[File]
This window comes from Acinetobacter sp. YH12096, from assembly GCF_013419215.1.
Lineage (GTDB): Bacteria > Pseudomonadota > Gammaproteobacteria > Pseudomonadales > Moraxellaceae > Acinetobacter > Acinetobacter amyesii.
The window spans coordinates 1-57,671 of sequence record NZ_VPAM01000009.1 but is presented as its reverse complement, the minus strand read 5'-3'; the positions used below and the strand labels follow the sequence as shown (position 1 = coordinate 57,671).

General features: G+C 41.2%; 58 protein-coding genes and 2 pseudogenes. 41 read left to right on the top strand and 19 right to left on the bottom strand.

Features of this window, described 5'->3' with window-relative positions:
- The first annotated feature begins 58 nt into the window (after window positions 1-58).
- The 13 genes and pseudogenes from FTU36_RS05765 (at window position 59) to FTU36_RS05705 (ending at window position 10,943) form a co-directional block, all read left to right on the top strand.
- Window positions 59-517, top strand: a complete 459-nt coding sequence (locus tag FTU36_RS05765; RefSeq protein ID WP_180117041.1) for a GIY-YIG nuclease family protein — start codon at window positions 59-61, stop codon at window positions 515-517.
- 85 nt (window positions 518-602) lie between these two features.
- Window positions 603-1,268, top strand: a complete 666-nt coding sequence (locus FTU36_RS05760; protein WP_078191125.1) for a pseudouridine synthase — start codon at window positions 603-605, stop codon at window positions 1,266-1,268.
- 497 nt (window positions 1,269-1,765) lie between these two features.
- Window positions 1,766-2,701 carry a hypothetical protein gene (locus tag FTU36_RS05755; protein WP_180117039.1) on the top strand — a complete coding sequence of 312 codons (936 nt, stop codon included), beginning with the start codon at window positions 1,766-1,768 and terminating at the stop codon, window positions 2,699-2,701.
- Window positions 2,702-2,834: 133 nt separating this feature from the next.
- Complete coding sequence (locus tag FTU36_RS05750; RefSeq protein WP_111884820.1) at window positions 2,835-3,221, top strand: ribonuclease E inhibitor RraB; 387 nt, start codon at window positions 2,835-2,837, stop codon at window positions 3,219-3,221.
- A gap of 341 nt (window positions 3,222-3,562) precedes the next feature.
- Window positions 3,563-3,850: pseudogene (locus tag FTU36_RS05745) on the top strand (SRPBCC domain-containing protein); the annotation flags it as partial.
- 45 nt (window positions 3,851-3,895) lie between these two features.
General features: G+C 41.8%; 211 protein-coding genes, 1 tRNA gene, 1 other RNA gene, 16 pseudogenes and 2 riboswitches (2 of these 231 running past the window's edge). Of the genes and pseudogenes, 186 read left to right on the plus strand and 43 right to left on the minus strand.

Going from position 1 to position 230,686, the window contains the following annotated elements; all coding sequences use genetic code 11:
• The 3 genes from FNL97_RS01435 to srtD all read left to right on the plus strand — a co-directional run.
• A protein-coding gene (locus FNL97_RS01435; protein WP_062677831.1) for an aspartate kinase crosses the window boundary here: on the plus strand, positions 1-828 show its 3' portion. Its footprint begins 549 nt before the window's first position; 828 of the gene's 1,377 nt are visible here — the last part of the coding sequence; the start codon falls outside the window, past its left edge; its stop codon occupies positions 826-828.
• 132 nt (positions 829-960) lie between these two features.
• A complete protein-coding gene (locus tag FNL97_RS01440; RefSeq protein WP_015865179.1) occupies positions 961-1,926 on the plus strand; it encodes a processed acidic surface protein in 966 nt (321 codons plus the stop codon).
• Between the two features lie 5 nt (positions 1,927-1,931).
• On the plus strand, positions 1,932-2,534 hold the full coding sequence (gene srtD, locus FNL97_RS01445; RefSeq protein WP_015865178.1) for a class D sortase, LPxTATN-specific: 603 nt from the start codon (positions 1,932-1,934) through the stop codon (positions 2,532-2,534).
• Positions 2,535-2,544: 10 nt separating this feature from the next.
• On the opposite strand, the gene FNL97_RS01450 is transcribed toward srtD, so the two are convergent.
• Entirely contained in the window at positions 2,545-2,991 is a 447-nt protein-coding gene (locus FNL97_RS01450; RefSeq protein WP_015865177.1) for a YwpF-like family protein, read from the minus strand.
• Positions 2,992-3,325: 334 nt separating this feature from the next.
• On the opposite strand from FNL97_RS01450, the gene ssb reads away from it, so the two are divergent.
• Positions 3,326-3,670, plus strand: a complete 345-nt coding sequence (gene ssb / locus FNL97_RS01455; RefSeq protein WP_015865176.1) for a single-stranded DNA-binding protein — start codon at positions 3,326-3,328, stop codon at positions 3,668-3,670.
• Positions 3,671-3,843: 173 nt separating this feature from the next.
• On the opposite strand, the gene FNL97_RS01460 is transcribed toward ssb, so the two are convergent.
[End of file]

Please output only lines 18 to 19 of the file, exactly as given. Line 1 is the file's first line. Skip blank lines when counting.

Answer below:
General features: G+C 41.8%; 211 protein-coding genes, 1 tRNA gene, 1 other RNA gene, 16 pseudogenes and 2 riboswitches (2 of these 231 running past the window's edge). Of the genes and pseudogenes, 186 read left to right on the plus strand and 43 right to left on the minus strand.

Going from position 1 to position 230,686, the window contains the following annotated elements; all coding sequences use genetic code 11: